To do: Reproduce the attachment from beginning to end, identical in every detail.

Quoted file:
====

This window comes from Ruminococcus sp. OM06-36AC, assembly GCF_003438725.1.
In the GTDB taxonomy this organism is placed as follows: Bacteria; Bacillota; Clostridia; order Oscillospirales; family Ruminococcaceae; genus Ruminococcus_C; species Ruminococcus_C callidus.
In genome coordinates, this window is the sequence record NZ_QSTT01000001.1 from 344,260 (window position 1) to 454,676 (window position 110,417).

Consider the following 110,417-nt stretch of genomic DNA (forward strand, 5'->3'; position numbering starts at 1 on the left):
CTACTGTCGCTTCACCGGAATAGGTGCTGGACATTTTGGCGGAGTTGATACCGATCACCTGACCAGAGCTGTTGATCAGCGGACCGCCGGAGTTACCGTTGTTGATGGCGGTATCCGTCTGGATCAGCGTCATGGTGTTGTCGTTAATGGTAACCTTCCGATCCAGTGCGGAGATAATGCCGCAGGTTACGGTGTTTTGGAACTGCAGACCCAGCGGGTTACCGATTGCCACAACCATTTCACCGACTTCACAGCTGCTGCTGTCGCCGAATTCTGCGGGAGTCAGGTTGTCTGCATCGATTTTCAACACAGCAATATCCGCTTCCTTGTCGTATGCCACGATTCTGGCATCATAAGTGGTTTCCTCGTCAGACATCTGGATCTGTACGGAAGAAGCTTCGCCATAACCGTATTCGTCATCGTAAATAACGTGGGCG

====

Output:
This window comes from Ruminococcus sp. OM06-36AC, assembly GCF_003438725.1.
In the GTDB taxonomy this organism is placed as follows: Bacteria; Bacillota; Clostridia; order Oscillospirales; family Ruminococcaceae; genus Ruminococcus_C; species Ruminococcus_C callidus.
In genome coordinates, this window is the sequence record NZ_QSTT01000001.1 from 344,260 (window position 1) to 454,676 (window position 110,417).

Consider the following 110,417-nt stretch of genomic DNA (forward strand, 5'->3'; position numbering starts at 1 on the left):
CTACTGTCGCTTCACCGGAATAGGTGCTGGACATTTTGGCGGAGTTGATACCGATCACCTGACCAGAGCTGTTGATCAGCGGACCGCCGGAGTTACCGTTGTTGATGGCGGTATCCGTCTGGATCAGCGTCATGGTGTTGTCGTTAATGGTAACCTTCCGATCCAGTGCGGAGATAATGCCGCAGGTTACGGTGTTTTGGAACTGCAGACCCAGCGGGTTACCGATTGCCACAACCATTTCACCGACTTCACAGCTGCTGCTGTCGCCGAATTCTGCGGGAGTCAGGTTGTCTGCATCGATTTTCAACACAGCAATATCCGCTTCCTTGTCGTATGCCACGATTCTGGCATCATAAGTGGTTTCCTCGTCAGACATCTGGATCTGTACGGAAGAAGCTTCGCCATAACCGTATTCGTCATCGTAAATAACGTGGGCG